Back in 1964, Bob Dylan sang “The times they are a changing”. Fast forward to 2017 and one must wonder what this Nobel Laureate would now sing given the unprecedented changes taking place in the world, particularly those affecting two of Ireland’s main trading partners, the United States of America and Great Britain.
Ireland, as a small island with an open economy which is built on international trade, will always be affected by political and economic changes in the EU and the US. We have been affected here in recent times; by the 2008 collapse of Lehman Brothers triggering a global recession and resulting in Ireland requiring EU-IMF financial assistance in 2010.
Since then, the Irish economy has performed strongly. GDP growth for 2016 is expected to be 4.2% with forecasted growth of 3.5% in 2017, significantly higher than EU and OECD equivalents. Unemployment at 7.3% of the labour force in late 2016 is forecasted to fall to 6.8% by the end of 2017 (down from a high of 15.1% in 2012). Gross Irish Government debt peaked as a percentage of GDP in 2013 at 119.5%. This debt ratio is expected to have fallen to 76% by the end of 2016. The recovery in the Irish economy has been driven by a number of key factors:
- A young, well-educated and highly adaptable workforce with relatively stable labour costs,
- A population which is pro-enterprise, accepts change and is positively focused on the future,
- A progressive tax system which encourages economic growth in an environment of legal and fiscal stability,
- One of the most advanced and competitive IT and telecoms infrastructures in Europe,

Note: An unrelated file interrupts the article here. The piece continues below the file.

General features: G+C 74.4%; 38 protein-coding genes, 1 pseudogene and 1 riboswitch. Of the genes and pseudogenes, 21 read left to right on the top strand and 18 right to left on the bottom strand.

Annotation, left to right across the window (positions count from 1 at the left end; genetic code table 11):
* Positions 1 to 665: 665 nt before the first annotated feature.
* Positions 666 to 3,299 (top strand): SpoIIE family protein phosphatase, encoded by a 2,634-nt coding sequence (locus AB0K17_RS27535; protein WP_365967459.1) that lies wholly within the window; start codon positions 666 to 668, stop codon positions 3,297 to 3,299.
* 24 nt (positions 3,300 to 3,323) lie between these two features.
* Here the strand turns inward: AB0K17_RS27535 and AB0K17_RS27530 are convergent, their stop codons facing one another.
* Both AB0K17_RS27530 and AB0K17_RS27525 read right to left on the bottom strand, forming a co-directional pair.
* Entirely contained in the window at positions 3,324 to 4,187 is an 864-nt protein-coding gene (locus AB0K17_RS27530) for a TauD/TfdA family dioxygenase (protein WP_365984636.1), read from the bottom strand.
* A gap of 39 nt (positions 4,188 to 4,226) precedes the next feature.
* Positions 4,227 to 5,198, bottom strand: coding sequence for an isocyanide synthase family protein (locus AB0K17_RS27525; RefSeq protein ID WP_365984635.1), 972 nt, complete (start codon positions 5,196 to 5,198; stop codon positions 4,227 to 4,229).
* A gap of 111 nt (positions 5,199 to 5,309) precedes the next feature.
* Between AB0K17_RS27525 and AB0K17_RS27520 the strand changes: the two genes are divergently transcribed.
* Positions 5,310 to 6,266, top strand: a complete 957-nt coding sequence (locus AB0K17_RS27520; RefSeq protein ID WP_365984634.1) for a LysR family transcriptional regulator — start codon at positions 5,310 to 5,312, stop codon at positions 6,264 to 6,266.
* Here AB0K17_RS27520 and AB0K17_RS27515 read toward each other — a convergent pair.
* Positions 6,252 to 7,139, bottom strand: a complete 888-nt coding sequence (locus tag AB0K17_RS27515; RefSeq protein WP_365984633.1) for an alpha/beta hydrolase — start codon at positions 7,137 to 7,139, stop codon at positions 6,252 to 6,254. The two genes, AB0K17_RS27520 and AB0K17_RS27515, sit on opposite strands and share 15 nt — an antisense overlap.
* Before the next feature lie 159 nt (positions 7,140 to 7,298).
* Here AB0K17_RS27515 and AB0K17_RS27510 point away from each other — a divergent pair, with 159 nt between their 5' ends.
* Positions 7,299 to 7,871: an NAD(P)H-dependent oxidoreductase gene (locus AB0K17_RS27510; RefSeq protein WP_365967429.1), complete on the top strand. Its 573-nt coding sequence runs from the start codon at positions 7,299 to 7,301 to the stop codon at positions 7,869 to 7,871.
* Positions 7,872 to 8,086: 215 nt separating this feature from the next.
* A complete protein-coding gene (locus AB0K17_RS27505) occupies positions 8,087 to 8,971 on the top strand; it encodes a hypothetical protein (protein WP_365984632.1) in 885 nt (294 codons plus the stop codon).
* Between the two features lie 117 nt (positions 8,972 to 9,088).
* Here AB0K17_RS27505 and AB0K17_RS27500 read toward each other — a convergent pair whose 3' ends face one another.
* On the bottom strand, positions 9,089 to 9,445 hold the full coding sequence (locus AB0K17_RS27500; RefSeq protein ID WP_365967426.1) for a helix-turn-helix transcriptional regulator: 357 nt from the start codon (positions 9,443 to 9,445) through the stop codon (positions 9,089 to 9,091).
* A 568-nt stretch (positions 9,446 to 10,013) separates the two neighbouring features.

- Membership of the EU and euro currency zone, providing easy access to the EU internal market.
We are waiting to see how President Trump’s economic plans and Britain’s triggering of Article 50 of the Treaty of Lisbon will affect the global economy and Ireland in particular. Forecasts of immediate economic Armageddon by some commentators have proven to be misjudged and ill founded. However, there is no doubt that there will be peaks and troughs ahead as the world adapts to a changed environment in the US and UK.
Looking forward, we believe that there will continue to be strong interest in Ireland from multinational companies, whether through organic growth (foreign direct investment) or by acquisition of indigenous Irish companies.
IDA, the Irish State body which is responsible for inward investment recently announced that the pipeline of foreign companies wishing to establish or expand in Ireland was promising for the first quarter of 2017. The Investec M&A Tracker is also forecasting an increase in M&A activity during 2017, with one key factor being the continued acquisition of Irish technology companies by international trade players or technology-focused private equity. Some commentators have also expressed an expectation of increased capital markets activity in the US which, if realised, should have positive knock-on effects for Ireland in terms of availability of funds for investment and acquisitions.
These forecasts are consistent with our own expectations. During 2017, we anticipate increased activity, particularly in the following sectors – IT & telecoms, life sciences, energy and food/food services.
In the short term, Brexit is likely to influence decision making in favour of Ireland as a location for US multinationals. We also expect some UK companies to consider acquisitions in Ireland as part of a post Brexit strategy. Ireland has shown in recent years that it can adapt to the challenges presented by a changing world economy, whilst continuing to attract businesses to Ireland. We expect this positive trend will be maintained during 2017.